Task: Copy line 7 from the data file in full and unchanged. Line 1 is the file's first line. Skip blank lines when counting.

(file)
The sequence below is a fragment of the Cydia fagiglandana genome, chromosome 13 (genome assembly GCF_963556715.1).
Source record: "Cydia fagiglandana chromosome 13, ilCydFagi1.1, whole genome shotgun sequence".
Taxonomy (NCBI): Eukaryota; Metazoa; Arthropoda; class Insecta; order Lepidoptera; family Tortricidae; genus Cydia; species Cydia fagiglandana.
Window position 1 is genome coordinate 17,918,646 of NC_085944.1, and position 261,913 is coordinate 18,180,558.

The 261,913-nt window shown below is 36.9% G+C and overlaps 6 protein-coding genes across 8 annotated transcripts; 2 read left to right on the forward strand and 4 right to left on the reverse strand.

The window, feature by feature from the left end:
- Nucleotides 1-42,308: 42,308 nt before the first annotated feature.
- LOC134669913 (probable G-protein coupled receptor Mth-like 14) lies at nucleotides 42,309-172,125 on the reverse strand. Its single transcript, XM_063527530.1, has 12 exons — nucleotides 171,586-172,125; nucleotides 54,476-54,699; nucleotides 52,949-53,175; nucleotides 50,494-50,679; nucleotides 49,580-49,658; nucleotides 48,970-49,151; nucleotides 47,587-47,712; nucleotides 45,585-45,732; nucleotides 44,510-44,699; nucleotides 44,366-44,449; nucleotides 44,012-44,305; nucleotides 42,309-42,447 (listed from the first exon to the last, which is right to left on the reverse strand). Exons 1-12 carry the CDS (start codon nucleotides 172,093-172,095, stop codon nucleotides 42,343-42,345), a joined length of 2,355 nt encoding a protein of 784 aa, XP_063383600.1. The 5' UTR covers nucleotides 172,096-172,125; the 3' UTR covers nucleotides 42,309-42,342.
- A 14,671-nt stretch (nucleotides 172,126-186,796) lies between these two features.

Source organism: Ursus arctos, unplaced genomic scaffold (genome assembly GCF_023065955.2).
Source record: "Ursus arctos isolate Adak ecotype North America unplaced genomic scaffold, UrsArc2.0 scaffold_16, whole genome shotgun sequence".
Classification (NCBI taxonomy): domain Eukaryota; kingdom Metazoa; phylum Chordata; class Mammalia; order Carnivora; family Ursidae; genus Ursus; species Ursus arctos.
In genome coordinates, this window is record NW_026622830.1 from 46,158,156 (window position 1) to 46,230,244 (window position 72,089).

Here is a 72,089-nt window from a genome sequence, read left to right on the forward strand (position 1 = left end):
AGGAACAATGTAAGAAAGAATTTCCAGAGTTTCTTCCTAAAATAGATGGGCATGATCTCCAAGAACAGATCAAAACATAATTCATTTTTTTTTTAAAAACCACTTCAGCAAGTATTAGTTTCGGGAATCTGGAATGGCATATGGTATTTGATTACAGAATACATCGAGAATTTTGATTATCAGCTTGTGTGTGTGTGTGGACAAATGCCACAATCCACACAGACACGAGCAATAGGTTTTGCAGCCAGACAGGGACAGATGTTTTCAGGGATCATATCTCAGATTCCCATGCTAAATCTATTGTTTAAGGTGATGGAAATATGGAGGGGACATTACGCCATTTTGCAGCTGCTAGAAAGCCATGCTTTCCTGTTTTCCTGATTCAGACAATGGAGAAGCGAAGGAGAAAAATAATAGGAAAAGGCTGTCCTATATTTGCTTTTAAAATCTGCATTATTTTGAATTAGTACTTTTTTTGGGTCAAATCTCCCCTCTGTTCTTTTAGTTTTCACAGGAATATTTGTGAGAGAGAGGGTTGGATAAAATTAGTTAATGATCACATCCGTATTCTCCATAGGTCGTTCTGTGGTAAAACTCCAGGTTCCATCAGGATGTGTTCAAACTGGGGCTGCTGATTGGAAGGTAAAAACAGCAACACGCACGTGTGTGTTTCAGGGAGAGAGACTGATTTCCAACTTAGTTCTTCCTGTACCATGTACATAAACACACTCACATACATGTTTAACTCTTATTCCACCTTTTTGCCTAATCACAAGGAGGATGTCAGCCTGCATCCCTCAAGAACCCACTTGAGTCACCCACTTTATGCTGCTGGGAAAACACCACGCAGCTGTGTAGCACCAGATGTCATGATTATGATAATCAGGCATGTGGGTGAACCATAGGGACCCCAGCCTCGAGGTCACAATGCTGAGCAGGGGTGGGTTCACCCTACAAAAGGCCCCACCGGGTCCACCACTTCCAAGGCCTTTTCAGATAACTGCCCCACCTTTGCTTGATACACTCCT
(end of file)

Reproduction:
- Nucleotides 1-42,308: 42,308 nt before the first annotated feature.